|Regions with significant populations|
|United States (Washington)|
|English, Salishan, Interior Salish|
|Related ethnic groups|
|Colville, Nespelem, Sanpoil, Sinixt, Palus, Wenatchi, Entiat, Methow, Southern Okanagan (Sinkaietk), Sinkiuse-Columbia, and the Nez Perce of Chief Joseph's band|
The Chelan (pronounced sha-lan) are an Interior Salish people speaking the Wenatchi dialect, though separate from that tribe. The name derives from the traditional Wenatchi name Tsi-Laan meaning "deep water".
The Chelan were historically located at the outlet of Lake Chelan in the U.S. state of Washington, where they spent the winter months. The Chelan Native Americans are thought to have splintered off from the Wenatchi tribe.
Lake Chelan is 51.5 miles (82.9 km) long and .75 to 2.1 miles wide, and is the third-deepest freshwater lake in the United States and the ninth-deepest in the world with a maximum depth of 1,486 feet (453 m). Fed by streams from the Cascade Range, the lake flows into the Columbia River from the Chelan River.
During the salmon runs, they fished the outlet where the lake meets the river and also moved down to the Wenatshapam Fishery on the Columbia River to fish and trade with other tribes.
The Chelan tribe also had several permanent villages in the lower Chelan valley. One at Willow Point, near Manson, had up to 500 occupants. Another on Wapato Point was home to about 100 people. Many groups lived from Field's Point to the First Creek drain into the lake (now a WA State Park), the Watson's Resort, Granite Falls, Sunnybank drainage, Minneapolis Beach, Laferties Landing or Resort, and the area referred to as Lakeside. They were frequently on the move, traveling in and out of the mountains with the seasons, collecting plants, fishing small streams, and hunting game.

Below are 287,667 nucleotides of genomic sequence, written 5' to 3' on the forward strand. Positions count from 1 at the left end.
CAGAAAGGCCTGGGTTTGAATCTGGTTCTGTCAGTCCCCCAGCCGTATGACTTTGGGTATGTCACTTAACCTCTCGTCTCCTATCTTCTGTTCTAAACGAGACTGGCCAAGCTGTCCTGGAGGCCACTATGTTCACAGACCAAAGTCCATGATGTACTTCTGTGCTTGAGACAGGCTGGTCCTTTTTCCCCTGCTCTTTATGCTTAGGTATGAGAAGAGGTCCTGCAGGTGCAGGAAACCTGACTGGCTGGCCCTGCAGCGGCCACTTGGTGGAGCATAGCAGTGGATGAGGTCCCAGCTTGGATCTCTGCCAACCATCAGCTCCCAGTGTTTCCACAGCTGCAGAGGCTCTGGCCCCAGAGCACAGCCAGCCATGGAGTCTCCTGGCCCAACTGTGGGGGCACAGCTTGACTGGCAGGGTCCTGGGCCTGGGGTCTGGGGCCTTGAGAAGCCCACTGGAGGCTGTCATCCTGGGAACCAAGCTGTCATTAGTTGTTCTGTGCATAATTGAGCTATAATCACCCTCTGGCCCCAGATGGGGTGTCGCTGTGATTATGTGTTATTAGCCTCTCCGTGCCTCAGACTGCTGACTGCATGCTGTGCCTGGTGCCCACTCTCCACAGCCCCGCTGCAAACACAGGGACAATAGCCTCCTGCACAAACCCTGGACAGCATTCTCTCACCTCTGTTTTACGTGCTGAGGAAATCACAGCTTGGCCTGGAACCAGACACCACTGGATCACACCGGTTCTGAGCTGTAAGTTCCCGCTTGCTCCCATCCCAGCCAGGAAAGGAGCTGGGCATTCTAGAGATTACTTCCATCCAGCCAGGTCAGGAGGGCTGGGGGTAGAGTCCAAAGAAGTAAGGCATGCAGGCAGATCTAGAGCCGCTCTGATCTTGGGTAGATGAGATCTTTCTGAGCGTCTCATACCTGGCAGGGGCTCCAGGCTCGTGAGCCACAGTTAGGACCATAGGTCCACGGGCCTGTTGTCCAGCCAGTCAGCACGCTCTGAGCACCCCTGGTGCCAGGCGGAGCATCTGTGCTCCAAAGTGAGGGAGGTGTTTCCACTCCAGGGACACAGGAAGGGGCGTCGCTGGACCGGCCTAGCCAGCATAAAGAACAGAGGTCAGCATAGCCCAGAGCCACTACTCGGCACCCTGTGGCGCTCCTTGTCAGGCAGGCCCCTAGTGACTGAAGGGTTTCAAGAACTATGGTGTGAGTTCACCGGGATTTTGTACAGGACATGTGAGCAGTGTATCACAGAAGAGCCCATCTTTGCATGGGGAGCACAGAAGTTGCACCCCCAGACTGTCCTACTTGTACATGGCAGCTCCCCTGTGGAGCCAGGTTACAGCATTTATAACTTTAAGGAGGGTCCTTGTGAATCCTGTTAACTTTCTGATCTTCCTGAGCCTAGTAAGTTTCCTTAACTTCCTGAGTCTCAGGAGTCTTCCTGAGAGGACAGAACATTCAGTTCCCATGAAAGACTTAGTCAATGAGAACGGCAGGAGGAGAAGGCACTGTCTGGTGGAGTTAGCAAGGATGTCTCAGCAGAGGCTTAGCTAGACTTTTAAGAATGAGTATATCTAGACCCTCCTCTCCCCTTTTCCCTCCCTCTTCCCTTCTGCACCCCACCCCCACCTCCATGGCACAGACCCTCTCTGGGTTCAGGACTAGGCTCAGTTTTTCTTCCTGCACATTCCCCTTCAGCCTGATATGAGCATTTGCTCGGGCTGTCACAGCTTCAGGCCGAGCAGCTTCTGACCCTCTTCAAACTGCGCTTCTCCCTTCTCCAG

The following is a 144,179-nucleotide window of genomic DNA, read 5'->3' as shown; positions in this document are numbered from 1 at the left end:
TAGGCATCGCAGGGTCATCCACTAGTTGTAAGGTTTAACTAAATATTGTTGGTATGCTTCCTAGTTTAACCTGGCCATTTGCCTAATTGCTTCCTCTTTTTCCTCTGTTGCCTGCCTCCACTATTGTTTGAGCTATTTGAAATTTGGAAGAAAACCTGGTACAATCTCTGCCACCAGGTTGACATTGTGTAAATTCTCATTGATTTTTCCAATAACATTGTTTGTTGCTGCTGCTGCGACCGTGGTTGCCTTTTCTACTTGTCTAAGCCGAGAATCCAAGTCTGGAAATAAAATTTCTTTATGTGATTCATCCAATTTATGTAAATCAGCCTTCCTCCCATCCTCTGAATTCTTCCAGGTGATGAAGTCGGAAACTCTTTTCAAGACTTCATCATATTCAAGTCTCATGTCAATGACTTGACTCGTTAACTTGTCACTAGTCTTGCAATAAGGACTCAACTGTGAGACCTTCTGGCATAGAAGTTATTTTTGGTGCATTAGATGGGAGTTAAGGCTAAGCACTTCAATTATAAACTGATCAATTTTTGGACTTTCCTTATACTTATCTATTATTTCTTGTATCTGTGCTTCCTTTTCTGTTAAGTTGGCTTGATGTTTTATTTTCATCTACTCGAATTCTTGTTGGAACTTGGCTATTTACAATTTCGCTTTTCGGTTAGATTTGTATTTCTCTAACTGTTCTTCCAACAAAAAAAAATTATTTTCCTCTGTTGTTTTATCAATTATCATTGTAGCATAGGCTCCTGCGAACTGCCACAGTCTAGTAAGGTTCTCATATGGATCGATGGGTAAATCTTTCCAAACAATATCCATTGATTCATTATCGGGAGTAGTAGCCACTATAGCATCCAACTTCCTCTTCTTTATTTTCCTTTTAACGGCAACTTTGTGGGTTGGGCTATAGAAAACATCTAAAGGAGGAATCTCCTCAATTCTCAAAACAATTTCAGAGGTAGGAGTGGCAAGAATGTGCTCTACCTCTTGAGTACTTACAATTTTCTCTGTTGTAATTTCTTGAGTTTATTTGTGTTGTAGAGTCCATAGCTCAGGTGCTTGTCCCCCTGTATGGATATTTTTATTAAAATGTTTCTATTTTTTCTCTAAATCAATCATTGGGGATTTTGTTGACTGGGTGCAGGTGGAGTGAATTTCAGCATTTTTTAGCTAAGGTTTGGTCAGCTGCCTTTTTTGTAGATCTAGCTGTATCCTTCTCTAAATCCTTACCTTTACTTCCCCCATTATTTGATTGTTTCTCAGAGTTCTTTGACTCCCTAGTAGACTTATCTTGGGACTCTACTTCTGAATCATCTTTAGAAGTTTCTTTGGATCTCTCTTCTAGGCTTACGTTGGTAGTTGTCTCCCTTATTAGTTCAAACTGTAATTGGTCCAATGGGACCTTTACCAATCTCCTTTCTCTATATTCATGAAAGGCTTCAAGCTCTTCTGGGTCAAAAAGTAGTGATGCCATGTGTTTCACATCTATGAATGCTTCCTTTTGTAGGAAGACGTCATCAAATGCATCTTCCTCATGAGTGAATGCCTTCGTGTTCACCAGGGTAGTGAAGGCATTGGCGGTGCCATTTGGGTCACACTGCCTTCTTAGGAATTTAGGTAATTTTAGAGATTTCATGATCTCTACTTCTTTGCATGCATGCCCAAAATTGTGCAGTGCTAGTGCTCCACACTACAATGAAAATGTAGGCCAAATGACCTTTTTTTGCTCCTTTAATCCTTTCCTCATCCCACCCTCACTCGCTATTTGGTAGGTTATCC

The watery highway of Lake Chelan provided a relatively easy transportation route from the Columbia River deep into the Cascades. Occasionally, to trade with or visit coastal relatives, the Chelans would canoe up to the head of the lake where they knew of a route which followed a swift stream between high peaks.
Crossing between the glaciers and cliffs on the crest of the mountains, they descended through the tall forests to the land of the Skagit tribes. The Chelan Indians often traded mountain goat wool for dried clams and salmon, or for seashells, which they used for future trade or ornamentation.
Their traditional allies were the kindred Wenatchi, Sinkiuse-Columbia, and Entiat. Their traditional enemies were Shoshone, Kwalhioqua (also known as Willapa who lived in the hills north of the lower Columbia River), the Blackfoot Confederacy, and Nez Perce at times, at others they were allies.
Territorial boundaries shifted frequently in the Plateau Region, as tribes competed for the best hunting grounds. After the arrival of the horse, Plateau tribes faced more competition from the Plains Indians and Indians from the Great Basin. Intertribal war in the area faded out as alliances were made to fight their common enemies.
By the 1860s, smallpox epidemics had virtually ended tribal warfare, due to the drastic decrease in population. From 1840 onward, the US government tried to move all Indians to reservations. The resulting wars between the 1840s to the 1870s were the final push to tame the West.
The Chelan Indian tribe are members of the Confederated Tribes of the Colville Reservation, which is recognized by the United States of America as an American Indian Tribe. It is located on the Colville Indian Reservation in eastern Washington State. The Confederated Tribes have over 9,000 descendants from 12 aboriginal tribes. In addition to the Chelan, the tribes are known, in English, as the Colville, the Nespelem, the Sanpoil, the Sinixt (Arrow Lakes people), the Palus, the Wenatchi, the Entiat, the Methow, the Southern Okanagan (Sinkaietk), the Sinkiuse-Columbia (Moses-Columbia), the Nez Perce of Chief Joseph's band, and the Wapato's.
- Hackenmiller, Tom. Wapato Heritage: The History of the Chelan and Entiat Indians. Manson, WA (P.O. Box 355, Manson 98831): Point Pub, 1995.